Justice Gogoi had a destructive influence as a strongman judge
Just months after Ranjan Gogoi retired as chief justice of India, he’s been nominated to the Rajya Sabha. Though the nomination is in the president’s quota of 12 'non-political' appointees, nobody will treat it as anything but a political nomination.
Such an appointment can easily be misconstrued as a quid pro quo for the judgments Justice Gogoi oversaw that favoured this government. Far from maintaining a separate identity as the third pillar of democracy, separate from the legislature and the executive, Gogoi as CJI went into full embrace of his strongman leader.
Evidence of this is in the RSS’ recent declaration that the Ayodhya ruling, during Gogoi’s last days in office, was “correct”. How correct it was will be debated in the years to come; on the one hand, it found the Babri Masjid demolition criminal but on the other it gave the go-ahead for the Ram Mandir. One suspects that the RSS is not unhappy with Gogoi’s nomination.
What about the Congress nominating former CJI Ranganath Misra (uncle to another CJI, Dipak Misra) to the Rajya Sabha in 1998? The elder Misra retired in 1992; one could hardly accuse him of favouring the Congress when his single-member commission indicted 19 Congress members for the 1984 riots. Also, when the Congress sent him to the Upper House, it was not in power.
Justice Gogoi has also had a destructive influence as a strongman judge. In the name of overseeing the National Register of Citizens (NRC) in Assam, he essentially took over its executive functioning and without democratic checks and balances it has become the most divisive administrative measure in India — it is what makes the Citizenship (Amendment) Act so sinister to Muslims.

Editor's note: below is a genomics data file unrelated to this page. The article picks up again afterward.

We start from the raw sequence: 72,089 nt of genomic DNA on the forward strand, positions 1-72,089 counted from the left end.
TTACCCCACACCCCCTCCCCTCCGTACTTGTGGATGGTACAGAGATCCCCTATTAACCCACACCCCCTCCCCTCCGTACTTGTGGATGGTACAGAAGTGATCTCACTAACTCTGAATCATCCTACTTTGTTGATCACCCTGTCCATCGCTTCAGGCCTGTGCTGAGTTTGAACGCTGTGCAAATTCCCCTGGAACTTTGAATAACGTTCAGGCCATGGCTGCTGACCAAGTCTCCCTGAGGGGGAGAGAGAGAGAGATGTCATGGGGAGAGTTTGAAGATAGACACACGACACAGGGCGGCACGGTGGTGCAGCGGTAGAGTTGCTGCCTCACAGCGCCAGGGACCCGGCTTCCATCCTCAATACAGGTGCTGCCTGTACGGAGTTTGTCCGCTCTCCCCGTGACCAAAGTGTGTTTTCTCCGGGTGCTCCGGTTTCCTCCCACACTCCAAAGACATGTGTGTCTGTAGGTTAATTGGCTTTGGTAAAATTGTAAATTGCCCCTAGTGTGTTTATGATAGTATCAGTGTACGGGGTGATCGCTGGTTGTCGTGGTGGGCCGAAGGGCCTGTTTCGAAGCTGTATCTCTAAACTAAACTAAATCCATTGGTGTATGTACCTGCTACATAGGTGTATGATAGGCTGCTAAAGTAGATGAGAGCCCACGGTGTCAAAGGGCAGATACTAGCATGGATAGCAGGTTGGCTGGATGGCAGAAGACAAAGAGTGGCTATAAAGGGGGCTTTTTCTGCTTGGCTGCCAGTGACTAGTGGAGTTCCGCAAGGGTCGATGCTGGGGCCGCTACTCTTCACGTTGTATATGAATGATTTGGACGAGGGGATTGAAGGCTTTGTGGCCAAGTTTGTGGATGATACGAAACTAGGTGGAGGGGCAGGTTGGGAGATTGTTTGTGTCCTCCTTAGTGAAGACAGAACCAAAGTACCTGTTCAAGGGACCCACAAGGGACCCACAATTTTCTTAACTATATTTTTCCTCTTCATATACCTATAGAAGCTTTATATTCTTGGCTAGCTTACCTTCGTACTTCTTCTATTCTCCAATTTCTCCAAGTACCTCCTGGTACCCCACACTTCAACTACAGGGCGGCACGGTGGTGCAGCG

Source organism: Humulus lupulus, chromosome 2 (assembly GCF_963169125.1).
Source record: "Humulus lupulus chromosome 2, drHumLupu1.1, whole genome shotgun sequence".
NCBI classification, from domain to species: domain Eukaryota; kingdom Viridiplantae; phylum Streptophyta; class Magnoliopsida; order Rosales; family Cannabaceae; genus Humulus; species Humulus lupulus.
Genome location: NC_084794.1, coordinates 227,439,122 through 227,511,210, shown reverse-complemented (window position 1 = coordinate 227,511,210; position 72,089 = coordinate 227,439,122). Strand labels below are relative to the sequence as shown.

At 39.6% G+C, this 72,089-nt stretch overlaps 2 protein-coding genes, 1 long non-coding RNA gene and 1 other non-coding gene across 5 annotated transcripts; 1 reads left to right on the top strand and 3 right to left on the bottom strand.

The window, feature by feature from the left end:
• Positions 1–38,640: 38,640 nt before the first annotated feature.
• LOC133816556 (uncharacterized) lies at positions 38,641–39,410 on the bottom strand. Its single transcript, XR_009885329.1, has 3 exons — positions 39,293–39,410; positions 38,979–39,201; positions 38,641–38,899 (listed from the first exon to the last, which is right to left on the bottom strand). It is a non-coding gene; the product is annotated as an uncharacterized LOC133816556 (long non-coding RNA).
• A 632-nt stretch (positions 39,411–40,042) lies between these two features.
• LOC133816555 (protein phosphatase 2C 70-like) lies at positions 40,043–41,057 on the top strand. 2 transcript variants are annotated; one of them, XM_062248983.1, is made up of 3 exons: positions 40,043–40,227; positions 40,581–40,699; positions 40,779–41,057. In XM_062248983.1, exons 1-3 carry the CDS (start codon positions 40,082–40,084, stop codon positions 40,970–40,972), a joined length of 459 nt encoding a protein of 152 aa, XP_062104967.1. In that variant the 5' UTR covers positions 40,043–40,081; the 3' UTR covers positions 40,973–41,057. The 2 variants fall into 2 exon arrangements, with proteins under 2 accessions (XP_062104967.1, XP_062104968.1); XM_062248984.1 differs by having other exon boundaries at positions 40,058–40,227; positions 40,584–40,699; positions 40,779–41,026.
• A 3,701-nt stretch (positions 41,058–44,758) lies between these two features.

He relied heavily on sealed evidence, something that goes against transparent jurisprudence; and the nation watched it in action when the Supreme Court, on the basis of sealed evidence, found nothing amiss in the Rafale jet fighter deal — a lucrative deal in which the prime minister had personally intervened.
Worse, however, was Gogoi’s refusal to hear habeas corpus cases from Kashmir after August 5, when the Centre hollowed out Article 370, demoted J&K to a Union territory, and then turned what was already an open prison into a collective solitary confinement by cutting off mobiles and the Internet.
Whereas the CJI was in a hurry to complete the Ayodhya hearings before he retired, he said the court “had no time” for Kashmiris’ civil rights. With such disdain for individual rights, no wonder his was called an “executive court”.
What choice did Justice Gogoi have? There was the example of Justice H R Khanna, the sole dissenter against a 1976 ruling supporting Indira Gandhi’s Emergency; he paid the price of dissent by being superseded as CJI (he chose to resign).
Incidentally, Justice Gogoi had, before he became CJI, unprecedentedly held a press conference with three other judges, lambasting then CJI Dipak Misra’s opaque allocation of cases. Ironically, two years later Justice Misra will continue to sit at home — but not in any House.